How much money do I need to retire?
There is no single way to accumulate your retirement nest egg. But by weighing up the options for what your future holds and pinpointing the amount you’ll need to live happily ever after, you’ll be standing yourself in good stead.
Regardless of age, savvy financial planners will be trying to establish just how much to save for retirement.
But what works for you will be dependent on a combination of factors, and it’s important to establish these as part of your planning.
Whatever retirement you’ve got in mind, make sure you’ll be able to afford it.
What is the retirement age in the US?
Currently, the full retirement age is 66 if you were born from 1943 to 1954.
This increases gradually for those born between 1955 to 1960, and for anyone born in 1960 or later, you’ll only receive full retirement benefits aged 67. In other words, by 2023 the retirement age will be 67.
If you retire at 62, you’ll be eligible to receive a reduced social security payment, while those 65 and over will receive some free Medicare benefits if they paid contributory taxes for at least 10 years.
Of course, not everyone retires at the same age.
Around 3 million workers took early retirement as a direct result of the COVID-19 pandemic.
Health problems, caregiving duties or layoffs mean that taking retirement isn’t always a choice, but rather a necessity.
What’s often true though, is that the longer you’ve worked, the easier it is to retire.
Doing the math
There’s no easy equation that demonstrates how much you should save for your retirement.
Thanks to the various external factors that can have implications on your income, experts are tentative to offer a definitive number.
Although many financial advisors will recommend saving at least 15 per cent of your pre-tax salary for retirement, this takes a number of factors for granted.
To retire comfortably at 62 on this basis, you would need to have started saving 15 per cent from the age of 25, or at age 35 if your aim was retiring at 65.
Of course, not everyone is able to start saving for retirement in their twenties or thirties.
But if you start later, or save less, then you may have to work longer, or at least cut down on expenses and contribute more to your retirement fund.
Fidelity has offered some simple benchmarks to go by, based on your annual earnings, for how much you should’ve saved for retirement at various ages.
Age 30: 1x your annual salary saved
Age 40: 2x your annual salary saved
Age 45: 4x your annual salary saved
Age 50: 6x your annual salary saved
Age 55: 7x your annual salary saved
Age 60: 8x your annual salary saved
Age 67: 10x your annual salary saved
Alternatively, a more practical approach from Investopedia suggests that you should save 25 per cent of your gross salary every year, starting in your twenties.
This figure would include 401(k) holdings along with matching employer contributions, and sticking to it would consequently see you accumulate your full annual salary by the age of 30.
If you continued at the same average savings rate, you would yield the following:
Age 35: 2x your annual salary saved
Age 40: 3x your annual salary saved
Age 45: 4x your annual salary saved
Age 50: 5x your annual salary saved
Age 55: 6x your annual salary saved
Age 60: 7x your annual salary saved
Age 65: 8x your annual salary saved
Such guidelines do not take into account the money that may be needed to support you through real-life events, like medical care or job losses, but can offer an insight into the amount that would help to support you in your retirement.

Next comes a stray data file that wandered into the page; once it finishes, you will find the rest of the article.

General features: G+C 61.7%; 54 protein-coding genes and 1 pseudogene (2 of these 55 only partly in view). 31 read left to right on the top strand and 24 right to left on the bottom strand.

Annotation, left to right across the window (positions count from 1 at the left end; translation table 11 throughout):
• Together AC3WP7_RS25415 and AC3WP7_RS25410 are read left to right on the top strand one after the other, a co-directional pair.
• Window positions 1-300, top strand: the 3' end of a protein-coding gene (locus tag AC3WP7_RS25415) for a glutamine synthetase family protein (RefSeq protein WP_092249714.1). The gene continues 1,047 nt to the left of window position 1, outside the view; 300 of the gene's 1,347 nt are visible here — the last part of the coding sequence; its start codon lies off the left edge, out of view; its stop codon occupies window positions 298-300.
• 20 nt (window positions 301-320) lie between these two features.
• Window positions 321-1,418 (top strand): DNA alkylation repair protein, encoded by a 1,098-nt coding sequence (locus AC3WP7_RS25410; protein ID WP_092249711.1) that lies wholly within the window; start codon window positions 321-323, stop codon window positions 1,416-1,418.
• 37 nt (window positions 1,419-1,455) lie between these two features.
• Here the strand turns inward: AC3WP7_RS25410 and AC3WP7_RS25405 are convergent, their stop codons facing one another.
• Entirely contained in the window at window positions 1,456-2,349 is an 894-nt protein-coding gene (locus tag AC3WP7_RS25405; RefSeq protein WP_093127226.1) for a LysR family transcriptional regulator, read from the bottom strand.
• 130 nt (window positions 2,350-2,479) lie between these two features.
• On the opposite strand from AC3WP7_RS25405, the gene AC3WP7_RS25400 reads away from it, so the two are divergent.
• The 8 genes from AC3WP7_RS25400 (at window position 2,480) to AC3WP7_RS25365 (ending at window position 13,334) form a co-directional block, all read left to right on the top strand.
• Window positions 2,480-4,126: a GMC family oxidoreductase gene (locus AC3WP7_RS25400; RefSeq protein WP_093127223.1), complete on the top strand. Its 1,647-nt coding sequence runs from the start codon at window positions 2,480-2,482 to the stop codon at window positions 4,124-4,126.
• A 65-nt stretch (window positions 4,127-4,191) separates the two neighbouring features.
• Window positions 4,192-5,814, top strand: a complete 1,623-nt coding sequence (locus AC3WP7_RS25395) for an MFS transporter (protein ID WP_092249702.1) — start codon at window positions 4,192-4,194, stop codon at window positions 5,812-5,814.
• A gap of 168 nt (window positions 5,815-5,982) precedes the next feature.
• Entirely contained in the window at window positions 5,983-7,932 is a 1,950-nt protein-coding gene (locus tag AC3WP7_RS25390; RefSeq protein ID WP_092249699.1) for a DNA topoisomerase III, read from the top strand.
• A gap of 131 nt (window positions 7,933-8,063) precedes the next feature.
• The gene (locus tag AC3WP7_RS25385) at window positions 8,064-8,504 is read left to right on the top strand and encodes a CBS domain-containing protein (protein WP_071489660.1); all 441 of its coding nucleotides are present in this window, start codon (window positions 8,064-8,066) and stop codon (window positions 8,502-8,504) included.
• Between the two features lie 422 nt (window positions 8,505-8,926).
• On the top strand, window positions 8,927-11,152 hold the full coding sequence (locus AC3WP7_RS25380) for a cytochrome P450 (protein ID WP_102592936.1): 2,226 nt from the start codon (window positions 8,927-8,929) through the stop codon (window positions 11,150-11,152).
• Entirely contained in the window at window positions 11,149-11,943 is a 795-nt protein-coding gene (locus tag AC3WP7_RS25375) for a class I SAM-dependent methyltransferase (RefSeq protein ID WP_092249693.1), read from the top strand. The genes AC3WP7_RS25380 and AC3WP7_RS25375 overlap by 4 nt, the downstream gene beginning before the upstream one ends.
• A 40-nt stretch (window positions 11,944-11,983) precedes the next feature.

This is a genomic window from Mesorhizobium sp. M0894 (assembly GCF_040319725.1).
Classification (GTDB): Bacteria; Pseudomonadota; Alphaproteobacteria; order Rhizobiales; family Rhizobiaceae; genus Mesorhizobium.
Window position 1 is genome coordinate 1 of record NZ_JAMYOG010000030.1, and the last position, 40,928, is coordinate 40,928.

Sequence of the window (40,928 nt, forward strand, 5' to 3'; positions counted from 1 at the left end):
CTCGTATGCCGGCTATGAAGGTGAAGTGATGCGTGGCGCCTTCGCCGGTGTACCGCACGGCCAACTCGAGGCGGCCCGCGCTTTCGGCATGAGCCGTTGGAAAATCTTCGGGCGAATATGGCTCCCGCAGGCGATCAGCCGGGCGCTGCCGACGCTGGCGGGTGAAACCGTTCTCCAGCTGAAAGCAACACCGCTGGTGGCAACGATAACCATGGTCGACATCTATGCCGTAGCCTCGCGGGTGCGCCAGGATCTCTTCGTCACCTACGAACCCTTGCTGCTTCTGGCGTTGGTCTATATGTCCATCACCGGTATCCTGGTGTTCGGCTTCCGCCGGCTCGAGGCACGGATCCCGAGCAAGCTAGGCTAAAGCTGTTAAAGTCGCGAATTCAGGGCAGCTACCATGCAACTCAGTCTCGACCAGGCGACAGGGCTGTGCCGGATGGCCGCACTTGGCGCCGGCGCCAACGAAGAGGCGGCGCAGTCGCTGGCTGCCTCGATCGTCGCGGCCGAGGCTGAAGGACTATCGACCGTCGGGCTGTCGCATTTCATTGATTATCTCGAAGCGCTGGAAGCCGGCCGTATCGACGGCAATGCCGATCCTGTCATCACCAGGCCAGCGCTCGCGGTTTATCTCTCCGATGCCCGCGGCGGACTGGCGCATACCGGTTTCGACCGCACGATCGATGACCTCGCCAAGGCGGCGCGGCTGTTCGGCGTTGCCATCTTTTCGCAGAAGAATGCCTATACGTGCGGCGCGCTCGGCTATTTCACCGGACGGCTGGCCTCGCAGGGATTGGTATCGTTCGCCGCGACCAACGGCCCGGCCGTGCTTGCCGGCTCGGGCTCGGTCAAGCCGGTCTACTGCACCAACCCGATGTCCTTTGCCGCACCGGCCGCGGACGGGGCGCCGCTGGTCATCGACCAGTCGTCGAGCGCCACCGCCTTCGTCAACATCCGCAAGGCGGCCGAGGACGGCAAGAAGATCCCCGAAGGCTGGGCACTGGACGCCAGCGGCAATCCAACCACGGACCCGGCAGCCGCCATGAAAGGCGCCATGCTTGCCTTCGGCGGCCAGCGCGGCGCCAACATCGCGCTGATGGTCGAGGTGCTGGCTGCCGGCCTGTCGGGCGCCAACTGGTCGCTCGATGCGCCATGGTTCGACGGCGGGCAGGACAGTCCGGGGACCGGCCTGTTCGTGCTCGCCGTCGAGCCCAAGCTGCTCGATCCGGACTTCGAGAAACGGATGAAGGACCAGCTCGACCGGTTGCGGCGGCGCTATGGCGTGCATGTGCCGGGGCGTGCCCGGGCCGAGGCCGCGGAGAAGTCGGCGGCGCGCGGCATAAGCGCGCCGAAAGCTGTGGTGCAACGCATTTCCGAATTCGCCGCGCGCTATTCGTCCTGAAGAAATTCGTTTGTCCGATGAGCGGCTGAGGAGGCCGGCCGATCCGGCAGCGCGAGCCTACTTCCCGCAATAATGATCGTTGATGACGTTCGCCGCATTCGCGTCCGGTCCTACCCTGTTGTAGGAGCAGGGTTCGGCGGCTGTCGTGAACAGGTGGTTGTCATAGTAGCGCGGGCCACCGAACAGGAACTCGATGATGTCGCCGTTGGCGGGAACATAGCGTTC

It’s also worth noting that money withdrawn from a traditional IRA or 401(k) during retirement will be considered taxable income, but from a Roth IRA or Roth 401(k) it is usually not taxable.
This is yet another example of how the calculations can be altered due to personal circumstances.
What expenses will you be facing?
Before deciding what sort of retirement lifestyle you’d like to be living, let’s not forget the necessary expenses that you’ll still be faced with even when you stop working.
As you get older, your spending patterns may change; though spending less on transport, you may instead be spending more on your health.
The below chart, based on data from the Employee Benefit Research Institute, offers an idea of how retirees’ spending patterns change over time.
What is your planned retirement lifestyle?
Will you be tightening the belt when you retire, or going out and seeing the world?
If you’re open to living frugally — perhaps downsizing and reducing your general outgoings — then earlier retirement could be an option for you.
You might plan to eat more meals at home, shop at cheaper stores and generally cut down on more frivolous expenses.
However, if instead you would like to maintain your lifestyle, or perhaps even spend money on luxuries like traveling or developing your property, then you’ll naturally need to have saved more money before comfortably retiring.
Planning how you expect to spend your money is just as important as establishing how much to save for retirement.
How do you want to retire?
There is more than one way to retire.
In your sixties, the golden age of retirement is on the horizon. But perhaps you won’t want to go cold turkey and finish work altogether at the retirement age you have in mind.
You may instead plan to go part-time, reducing your hours and income but still adding some money to your nest egg.
Or, alternatively, you may want to quit your job in favor of volunteer work.
This may not be a money-earner, but your days will still be filled with some form of labor — and when you’re working, you’re not spending.
Ultimately, saving for retirement is about how you’re planning to live once you get there. But it’s never too early to start planning for the future.
Kate has written for leading publications and blue chip companies over the last 20 years.